Dancers, bands, and dick cake from the Bjiou's 40th anniversary

Bijou Theater 40th anniversary party photos


During the 2000s, more people were approaching Steven with interest in doing events at the theater, as the dynamic at the bars was changing. The first huge event to be staged there by organizers from outside the theater during my era in the 2010s was the release party for the vintage gay porn soundtracks of Patrick Cowley by Dark Entries Records on Valentine's Day of 2014. DJs played in the dungeon (which got crowded, hot, and sweaty) and others played downstairs on the stage while clips from the movies Cowley scored were shown on screen. This event illuminated some new possibilities for hosting parties in the space that were influential during the theater's final two years, during which we worked with many different organizers and artists.

Later that month, a friend of mine staged reading of an erotic play he'd co-written about Abraham's Lincoln alleged gay relationship. This event segued into a year or so when a friend in the same circle proposed doing monthly variety shows at the theater. I helped him run these and they were chaotic, sometimes thrilling, and often messy installments called Upstairs/Downstairs, featuring performance art, video art, experimental film, punk bands, noise musicians, installations, DJs, and stand up comedy. Some highlights: a performance featuring a corn cob strap-on covered in I Can't Believe It's Not Butter; legendary Chicago bands and performance artists taking to the stage and finding creative ways to utilize the space; a night when I had to mop milk, piss, and cum off the floor of the dungeon after the show; and a fake human sacrifice and haunted house.

Dancers, bands, and dick cake from the Bjiou's 40th anniversary

Upstairs/Downstairs poster; performance by Chicago legends Ono and a "human sacrifce"


With these and following events, inspired by the broadly mixed crowd and dynamic use of the building seen in the Wayward Sisters and Patrick Cowley parties, we tried to find more opportunities for newcomers - across a range of ages and genders - to feel welcome in the theater, while also hopefully being an interesting change of pace for the customers who had called it home for decades. Finding this balance was tough and sometimes tense, but a worthwhile endeavor. Steven was interested in people trying new and different things at the theater and he gave them pretty much free reign in what they planned (basically unheard of), though he often suggested to organizers that one successful approach to the uniqueness of the Bijou was allowing things to unfold throughout the entire venue. The staff of the theater went above and beyond during the events in these final years, which often required a huge amount of extra work.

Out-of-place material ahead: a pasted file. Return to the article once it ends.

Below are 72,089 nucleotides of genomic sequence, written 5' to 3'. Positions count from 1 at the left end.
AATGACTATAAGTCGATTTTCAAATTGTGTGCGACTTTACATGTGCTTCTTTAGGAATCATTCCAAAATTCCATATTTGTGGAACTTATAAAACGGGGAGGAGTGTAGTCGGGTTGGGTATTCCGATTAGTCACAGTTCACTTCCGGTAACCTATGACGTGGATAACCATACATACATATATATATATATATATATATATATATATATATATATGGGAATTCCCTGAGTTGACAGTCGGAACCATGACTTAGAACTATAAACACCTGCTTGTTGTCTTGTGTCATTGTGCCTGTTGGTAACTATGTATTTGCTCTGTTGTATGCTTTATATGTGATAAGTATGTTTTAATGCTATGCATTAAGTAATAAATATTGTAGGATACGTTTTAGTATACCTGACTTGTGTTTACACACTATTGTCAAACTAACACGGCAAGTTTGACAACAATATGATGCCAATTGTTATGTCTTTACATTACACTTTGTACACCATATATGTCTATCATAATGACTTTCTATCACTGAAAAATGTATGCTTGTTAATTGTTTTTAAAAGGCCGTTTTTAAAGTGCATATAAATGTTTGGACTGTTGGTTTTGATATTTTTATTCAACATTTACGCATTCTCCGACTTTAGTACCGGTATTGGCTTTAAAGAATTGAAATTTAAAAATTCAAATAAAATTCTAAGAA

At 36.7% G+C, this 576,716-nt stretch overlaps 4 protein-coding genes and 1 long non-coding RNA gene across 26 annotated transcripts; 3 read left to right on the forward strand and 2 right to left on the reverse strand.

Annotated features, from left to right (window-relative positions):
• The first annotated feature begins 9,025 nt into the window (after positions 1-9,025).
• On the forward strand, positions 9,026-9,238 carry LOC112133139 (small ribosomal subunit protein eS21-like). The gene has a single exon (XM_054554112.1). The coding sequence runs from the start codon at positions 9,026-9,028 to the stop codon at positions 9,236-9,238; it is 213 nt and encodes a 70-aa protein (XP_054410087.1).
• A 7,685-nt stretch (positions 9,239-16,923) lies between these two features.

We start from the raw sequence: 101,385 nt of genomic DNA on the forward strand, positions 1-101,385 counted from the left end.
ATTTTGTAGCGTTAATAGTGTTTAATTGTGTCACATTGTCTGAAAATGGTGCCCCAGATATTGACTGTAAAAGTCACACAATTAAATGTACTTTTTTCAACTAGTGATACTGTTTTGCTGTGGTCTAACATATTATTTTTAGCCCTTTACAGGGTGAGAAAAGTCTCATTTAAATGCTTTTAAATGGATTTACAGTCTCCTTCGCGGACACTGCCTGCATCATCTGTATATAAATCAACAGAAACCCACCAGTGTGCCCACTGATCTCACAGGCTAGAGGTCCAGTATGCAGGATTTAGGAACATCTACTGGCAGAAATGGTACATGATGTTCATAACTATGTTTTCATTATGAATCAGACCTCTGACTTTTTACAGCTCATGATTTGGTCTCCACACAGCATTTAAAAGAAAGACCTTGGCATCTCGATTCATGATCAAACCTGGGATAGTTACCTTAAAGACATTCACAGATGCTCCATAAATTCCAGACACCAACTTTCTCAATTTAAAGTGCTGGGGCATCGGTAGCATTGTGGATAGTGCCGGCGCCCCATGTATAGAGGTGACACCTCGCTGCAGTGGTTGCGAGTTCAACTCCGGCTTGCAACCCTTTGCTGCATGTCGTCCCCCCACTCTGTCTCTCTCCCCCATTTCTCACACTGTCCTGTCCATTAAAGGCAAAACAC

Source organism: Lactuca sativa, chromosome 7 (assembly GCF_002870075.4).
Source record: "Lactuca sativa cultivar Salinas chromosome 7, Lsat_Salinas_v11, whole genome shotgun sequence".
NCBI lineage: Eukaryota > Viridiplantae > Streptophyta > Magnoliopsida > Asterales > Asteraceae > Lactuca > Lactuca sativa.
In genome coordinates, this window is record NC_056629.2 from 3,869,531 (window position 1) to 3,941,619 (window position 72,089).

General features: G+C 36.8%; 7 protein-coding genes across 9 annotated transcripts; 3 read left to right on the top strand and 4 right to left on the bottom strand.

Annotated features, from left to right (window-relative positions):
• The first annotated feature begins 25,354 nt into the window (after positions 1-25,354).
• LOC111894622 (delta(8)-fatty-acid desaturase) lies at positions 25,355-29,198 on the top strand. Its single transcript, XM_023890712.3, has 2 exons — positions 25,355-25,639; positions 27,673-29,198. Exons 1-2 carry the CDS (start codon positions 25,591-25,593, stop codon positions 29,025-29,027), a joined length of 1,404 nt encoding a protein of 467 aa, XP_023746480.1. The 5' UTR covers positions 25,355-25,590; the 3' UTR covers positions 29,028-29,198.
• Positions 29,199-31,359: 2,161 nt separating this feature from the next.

During this span of time, S+S Project hosted an exciting show highlighting the work of many talented local artists, including installations of artwork, video art screening in the theater, and performances on stage and upstairs (featuring nudity, lard, and balloons). Afterwards, we hung around late into the night in the dungeon while DJs kept playing.

A couple of large queer dance parties were thrown by Chances Dances – one for Halloween and one for Valentine's Day. These included DJs, performers, vintage lesbian porn, and more.

The Men's Room parties also came to the Bijou during this time and hosted several events. These quickly turned massive, culminating in a sprawlingly large and debaucherous one during the IML weekend of the theater's final year. These nights featured music on both levels and erotic performance art (once incorporating fireplay and once featuring piercing play; in the latter scenario, a disco ball was strung up to the performer's cock and balls and when the needles pierced into his chest were tugged out, blood spilled down his body and onto the disco ball).

Chances Dances and Men's Room poster
Chances Dances and Men's Room posters

In the same era, we held an intimate memorial service in the theater, hosted by the folks I went to my initial Wayward Sisters party with, for their friend Wiley, a long-time Bijou regular who loved the place and had recently died. His friends shared memories and screened videos they'd made with Wiley in the theater to a small gathering that also included theater attendees and employees who'd known him.

In the fall of 2015, we got the terrible news that the Bijou was being forced to close, as the result of a legal battle with its landlord. We quickly scheduled a series of events for its final week, David Boyer running several great Touche parties and classic porn films playing 24/7 on the screen. We set up one last party on the theater's final night in operation, and I welcomed anyone who was interested in participating to contact me. We had an overwhelming response.

The night saw wild performance art in the dungeon, live music, beautiful dance performances on stage, DJs doing disco sets in the dungeon, classic porn clips in the theater, erotic videos by local artists screening upstairs, a photobooth and roaming photos by GlitterGuts (all of which you can see here), and I even, in one gorgeous moment, walked by to see a person sawing out a section of the glory hole booths while fucking someone. (Several panels were removed for posterity, Steven keeping some and the person who removed them continuing to this day to install pieces of the Bijou in art shows and other spaces around the country.)

Glitter Guts final party photos
Forced Into Feminity and more from the final party by GlitterGuts